University of Colorado employee bonuses
Following up on my note the other day about a University of Colorado employee who hopes that voters won’t find out about upcoming bonuses for CU employees because it might hurt the chances of Prop 103 passing, I have more information to offer:
The bonuses do exist, and will be 3% of annual salary for employees of divisions of the CU system that met certain budget-cutting and performance requirements, and only those employees who rank 2 or 3 in their 1-3 system of job performance (2 being meets expectations, 3 being exceeds expectations.)
Conservative Republican CU Regent Sue Sharkey offered these comments by e-mail:
Some things I would like to emphasize, the individual campuses had to meet certain goals, budget, etc. before they could give this increase, the increase is a one time payout for targeted individuals. This was an incentive for both, the campuses, and employees. My thought on this as a Conservative, that employees should be rewarded for performance, not just across the board increase for all employees, and I like the fact that this put pressure on the campuses to reach budget goals, reductions, so forth…
The Board of Regents voted on this last April, the goals were to be met by the first of October. There was no conspiracy to have this done to influence the outcome of Prop 103. Also, Ross this was voted on in Public session.
She also offered some data:
- CU’s state funding has declined by more than $55 million over the past three years and will again this year (maybe another $12 million).
- The university has addressed the situation by making significant cuts (338 positions), finding efficiencies and targeting new revenues.
- CU employees have not had salary increases in three years; meanwhile, costs such as health care are increasing.
- Over the past three years, enrollment has grown by more than 2,000 student FTE and research funding is at record highs, but CU’s workforce has shrunk.
- CU’s workforce does more with less, and we are continually in danger of losing top faculty.
- Administrative overhead is 44 percent below the national average.
- The Board of Regents set budget targets for each campus to meet before increases were triggered.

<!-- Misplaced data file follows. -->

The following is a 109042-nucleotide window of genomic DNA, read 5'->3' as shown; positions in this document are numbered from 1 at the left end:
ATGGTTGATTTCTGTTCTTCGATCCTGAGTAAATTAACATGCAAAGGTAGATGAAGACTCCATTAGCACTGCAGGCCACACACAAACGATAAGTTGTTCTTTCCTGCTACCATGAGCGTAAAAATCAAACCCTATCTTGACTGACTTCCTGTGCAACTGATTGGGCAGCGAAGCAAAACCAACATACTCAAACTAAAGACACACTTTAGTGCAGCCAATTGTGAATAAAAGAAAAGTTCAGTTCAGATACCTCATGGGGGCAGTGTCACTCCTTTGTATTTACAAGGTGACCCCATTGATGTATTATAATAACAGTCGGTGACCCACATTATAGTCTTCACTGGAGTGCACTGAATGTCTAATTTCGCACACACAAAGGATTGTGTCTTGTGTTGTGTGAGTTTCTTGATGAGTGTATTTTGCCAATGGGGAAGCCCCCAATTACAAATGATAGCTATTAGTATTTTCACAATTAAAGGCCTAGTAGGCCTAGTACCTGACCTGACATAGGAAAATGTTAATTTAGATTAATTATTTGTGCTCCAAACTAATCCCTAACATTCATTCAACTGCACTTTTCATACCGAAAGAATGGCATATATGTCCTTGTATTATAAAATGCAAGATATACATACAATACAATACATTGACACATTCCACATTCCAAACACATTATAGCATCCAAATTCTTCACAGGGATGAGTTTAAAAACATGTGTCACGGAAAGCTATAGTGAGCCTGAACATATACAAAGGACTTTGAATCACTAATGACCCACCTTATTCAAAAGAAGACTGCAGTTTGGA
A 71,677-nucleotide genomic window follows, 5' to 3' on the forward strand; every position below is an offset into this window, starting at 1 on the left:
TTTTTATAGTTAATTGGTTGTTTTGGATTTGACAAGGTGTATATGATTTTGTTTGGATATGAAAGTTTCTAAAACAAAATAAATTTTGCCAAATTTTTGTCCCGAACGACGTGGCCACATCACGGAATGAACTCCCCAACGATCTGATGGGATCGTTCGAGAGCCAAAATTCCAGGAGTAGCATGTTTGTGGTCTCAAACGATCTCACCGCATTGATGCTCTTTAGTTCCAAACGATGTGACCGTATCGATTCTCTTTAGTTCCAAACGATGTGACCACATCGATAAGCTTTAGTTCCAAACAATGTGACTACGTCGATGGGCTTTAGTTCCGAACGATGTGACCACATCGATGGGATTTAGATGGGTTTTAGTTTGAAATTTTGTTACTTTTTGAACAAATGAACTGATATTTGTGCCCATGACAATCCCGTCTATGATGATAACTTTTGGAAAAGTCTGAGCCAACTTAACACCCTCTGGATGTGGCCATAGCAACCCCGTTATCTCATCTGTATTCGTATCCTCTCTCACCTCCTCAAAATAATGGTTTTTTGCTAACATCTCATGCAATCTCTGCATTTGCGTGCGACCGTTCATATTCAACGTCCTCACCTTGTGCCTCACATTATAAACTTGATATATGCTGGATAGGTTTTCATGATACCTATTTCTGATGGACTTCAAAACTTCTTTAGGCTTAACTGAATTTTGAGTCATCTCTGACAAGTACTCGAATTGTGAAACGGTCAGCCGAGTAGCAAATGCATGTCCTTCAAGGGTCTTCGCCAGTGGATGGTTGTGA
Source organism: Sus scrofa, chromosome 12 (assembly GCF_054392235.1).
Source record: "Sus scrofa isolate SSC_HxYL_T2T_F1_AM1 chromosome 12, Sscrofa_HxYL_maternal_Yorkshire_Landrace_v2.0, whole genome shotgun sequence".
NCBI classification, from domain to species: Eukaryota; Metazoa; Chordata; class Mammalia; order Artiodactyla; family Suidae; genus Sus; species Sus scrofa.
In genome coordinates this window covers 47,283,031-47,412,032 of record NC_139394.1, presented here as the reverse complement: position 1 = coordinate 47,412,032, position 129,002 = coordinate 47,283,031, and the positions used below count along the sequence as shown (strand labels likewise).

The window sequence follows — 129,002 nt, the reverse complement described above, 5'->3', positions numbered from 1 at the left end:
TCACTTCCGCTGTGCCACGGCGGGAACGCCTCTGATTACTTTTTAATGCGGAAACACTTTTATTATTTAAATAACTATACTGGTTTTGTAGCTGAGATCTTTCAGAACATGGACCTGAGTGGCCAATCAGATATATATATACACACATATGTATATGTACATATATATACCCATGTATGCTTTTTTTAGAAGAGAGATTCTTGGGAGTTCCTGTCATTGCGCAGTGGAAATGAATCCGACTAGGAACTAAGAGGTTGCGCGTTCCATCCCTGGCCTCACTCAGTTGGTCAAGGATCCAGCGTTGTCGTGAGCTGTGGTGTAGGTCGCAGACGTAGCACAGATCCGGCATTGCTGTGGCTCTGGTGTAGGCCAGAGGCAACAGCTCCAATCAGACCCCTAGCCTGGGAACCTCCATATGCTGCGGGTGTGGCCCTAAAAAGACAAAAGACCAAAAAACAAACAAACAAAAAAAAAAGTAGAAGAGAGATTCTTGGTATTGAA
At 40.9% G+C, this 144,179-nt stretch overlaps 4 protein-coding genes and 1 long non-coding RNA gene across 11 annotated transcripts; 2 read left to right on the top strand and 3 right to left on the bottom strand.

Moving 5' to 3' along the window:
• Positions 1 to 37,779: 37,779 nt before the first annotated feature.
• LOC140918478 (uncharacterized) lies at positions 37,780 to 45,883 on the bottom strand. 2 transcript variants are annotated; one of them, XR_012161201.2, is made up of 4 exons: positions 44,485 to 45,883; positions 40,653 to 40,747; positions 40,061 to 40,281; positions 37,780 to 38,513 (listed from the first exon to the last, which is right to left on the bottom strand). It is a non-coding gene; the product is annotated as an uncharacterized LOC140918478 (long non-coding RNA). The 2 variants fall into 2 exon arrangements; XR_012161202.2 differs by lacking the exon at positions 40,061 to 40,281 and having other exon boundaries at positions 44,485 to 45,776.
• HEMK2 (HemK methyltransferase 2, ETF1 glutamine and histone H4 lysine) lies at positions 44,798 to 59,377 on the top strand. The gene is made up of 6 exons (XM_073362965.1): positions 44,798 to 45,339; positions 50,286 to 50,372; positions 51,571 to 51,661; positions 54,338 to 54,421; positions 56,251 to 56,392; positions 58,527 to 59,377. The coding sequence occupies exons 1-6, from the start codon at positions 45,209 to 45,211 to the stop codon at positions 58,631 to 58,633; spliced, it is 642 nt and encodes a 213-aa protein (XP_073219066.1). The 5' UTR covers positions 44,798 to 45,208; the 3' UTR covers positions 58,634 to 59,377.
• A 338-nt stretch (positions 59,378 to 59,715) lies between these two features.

- Increases were based on performance and were not across the board.
I appreciate Sharkey’s position here and the efforts of CU employees to do more with less. If anything these bonuses reflect the damage done to higher education by the existence of Amendment 23 which put K-12 spending on auto-pilot without requiring any increase in student performance measures to get more taxpayer money for public schools – or more precisely for teachers’ unions.
Nevertheless, it remains very interesting that a CU employee would hope (in writing) that voters don’t find out about these bonuses. And while I appreciate the sacrifices made by the CU system while K-12 spending is protected by the poorly conceived Amendment 23, nevertheless things are tough all over. Colorado suffers from more than 8 percent unemployment. Very few in the private sector are getting raises or bonuses; most are happy to still have a job. And perhaps that’s how CU employees should feel as well.
One other thing of note: Those who merited a 2, i.e. meeting job expectations, are getting the same bonus (as a percentage of one’s salary) as those who merited a 3, i.e. exceeding expectations. I don’t like that at all. If I were someone who felt a need to offer an incentive to employees during a time of budget cuts, I would have given the 2s either no bonus, or a bonus much less than the 3s got, perhaps 1 percent of salary versus 3 percent of salary.
Again, what troubles me the most is a public sector employee, whose salary is paid by the rest of us, expressing the view that he hopes voters remain ignorant about how taxpayer money is being spent – and that at least one other public sector employee seconded that view.
No doubt the “optics” of the situation are bad for the tax raisers: A bonus being paid to (some) CU employees while we’re being asked to raise our state income tax bills by eight percent sure doesn’t look good. I do not suggest rescinding these bonuses, but I remain steadfastly against Proposition 103. Instead, what we need to do is repeal Amendment 23 and restore some balance to higher education funding in comparison to K-12 funding, and at least as importantly to inject competition into the K-12 teaching system. As long as the Colorado Education Association fights against merit pay and charter schools and vouchers and the ability to fire bad teachers, voters should refuse to send one additional penny into the public K-12 system.
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